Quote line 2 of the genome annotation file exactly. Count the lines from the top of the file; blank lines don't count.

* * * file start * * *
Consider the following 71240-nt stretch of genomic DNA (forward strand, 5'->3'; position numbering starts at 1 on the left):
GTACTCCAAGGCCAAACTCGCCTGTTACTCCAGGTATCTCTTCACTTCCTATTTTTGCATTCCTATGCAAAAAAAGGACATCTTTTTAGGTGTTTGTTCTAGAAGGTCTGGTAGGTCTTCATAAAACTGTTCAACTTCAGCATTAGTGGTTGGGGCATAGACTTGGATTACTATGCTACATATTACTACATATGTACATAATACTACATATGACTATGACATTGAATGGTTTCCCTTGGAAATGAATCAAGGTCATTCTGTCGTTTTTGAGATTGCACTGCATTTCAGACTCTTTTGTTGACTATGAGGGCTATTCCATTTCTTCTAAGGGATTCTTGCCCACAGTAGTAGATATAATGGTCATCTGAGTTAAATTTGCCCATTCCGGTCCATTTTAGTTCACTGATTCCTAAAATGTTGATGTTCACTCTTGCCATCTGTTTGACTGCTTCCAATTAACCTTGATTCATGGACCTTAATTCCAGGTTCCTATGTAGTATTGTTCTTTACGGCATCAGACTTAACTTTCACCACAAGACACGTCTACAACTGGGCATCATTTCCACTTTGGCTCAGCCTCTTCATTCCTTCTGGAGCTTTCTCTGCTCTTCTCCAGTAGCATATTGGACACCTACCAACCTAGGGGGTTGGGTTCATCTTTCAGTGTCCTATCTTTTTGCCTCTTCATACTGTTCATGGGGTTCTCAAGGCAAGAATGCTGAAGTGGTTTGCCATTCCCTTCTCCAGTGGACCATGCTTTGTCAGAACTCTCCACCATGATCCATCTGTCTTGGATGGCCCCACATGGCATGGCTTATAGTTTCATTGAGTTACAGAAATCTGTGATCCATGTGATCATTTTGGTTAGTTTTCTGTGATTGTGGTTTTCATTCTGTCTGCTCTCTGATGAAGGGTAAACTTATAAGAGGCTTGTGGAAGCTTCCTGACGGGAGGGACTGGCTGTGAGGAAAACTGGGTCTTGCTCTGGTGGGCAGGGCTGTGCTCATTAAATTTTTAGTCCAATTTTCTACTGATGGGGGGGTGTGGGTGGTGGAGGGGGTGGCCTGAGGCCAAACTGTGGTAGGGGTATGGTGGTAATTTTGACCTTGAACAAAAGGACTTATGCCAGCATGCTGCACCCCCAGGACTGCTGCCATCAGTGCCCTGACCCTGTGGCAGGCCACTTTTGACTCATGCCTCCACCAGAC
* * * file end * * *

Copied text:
GTACTCCAAGGCCAAACTCGCCTGTTACTCCAGGTATCTCTTCACTTCCTATTTTTGCATTCCTATGCAAAAAAAGGACATCTTTTTAGGTGTTTGTTCTAGAAGGTCTGGTAGGTCTTCATAAAACTGTTCAACTTCAGCATTAGTGGTTGGGGCATAGACTTGGATTACTATGCTACATATTACTACATATGTACATAATACTACATATGACTATGACATTGAATGGTTTCCCTTGGAAATGAATCAAGGTCATTCTGTCGTTTTTGAGATTGCACTGCATTTCAGACTCTTTTGTTGACTATGAGGGCTATTCCATTTCTTCTAAGGGATTCTTGCCCACAGTAGTAGATATAATGGTCATCTGAGTTAAATTTGCCCATTCCGGTCCATTTTAGTTCACTGATTCCTAAAATGTTGATGTTCACTCTTGCCATCTGTTTGACTGCTTCCAATTAACCTTGATTCATGGACCTTAATTCCAGGTTCCTATGTAGTATTGTTCTTTACGGCATCAGACTTAACTTTCACCACAAGACACGTCTACAACTGGGCATCATTTCCACTTTGGCTCAGCCTCTTCATTCCTTCTGGAGCTTTCTCTGCTCTTCTCCAGTAGCATATTGGACACCTACCAACCTAGGGGGTTGGGTTCATCTTTCAGTGTCCTATCTTTTTGCCTCTTCATACTGTTCATGGGGTTCTCAAGGCAAGAATGCTGAAGTGGTTTGCCATTCCCTTCTCCAGTGGACCATGCTTTGTCAGAACTCTCCACCATGATCCATCTGTCTTGGATGGCCCCACATGGCATGGCTTATAGTTTCATTGAGTTACAGAAATCTGTGATCCATGTGATCATTTTGGTTAGTTTTCTGTGATTGTGGTTTTCATTCTGTCTGCTCTCTGATGAAGGGTAAACTTATAAGAGGCTTGTGGAAGCTTCCTGACGGGAGGGACTGGCTGTGAGGAAAACTGGGTCTTGCTCTGGTGGGCAGGGCTGTGCTCATTAAATTTTTAGTCCAATTTTCTACTGATGGGGGGGTGTGGGTGGTGGAGGGGGTGGCCTGAGGCCAAACTGTGGTAGGGGTATGGTGGTAATTTTGACCTTGAACAAAAGGACTTATGCCAGCATGCTGCACCCCCAGGACTGCTGCCATCAGTGCCCTGACCCTGTGGCAGGCCACTTTTGACTCATGCCTCCACCAGAC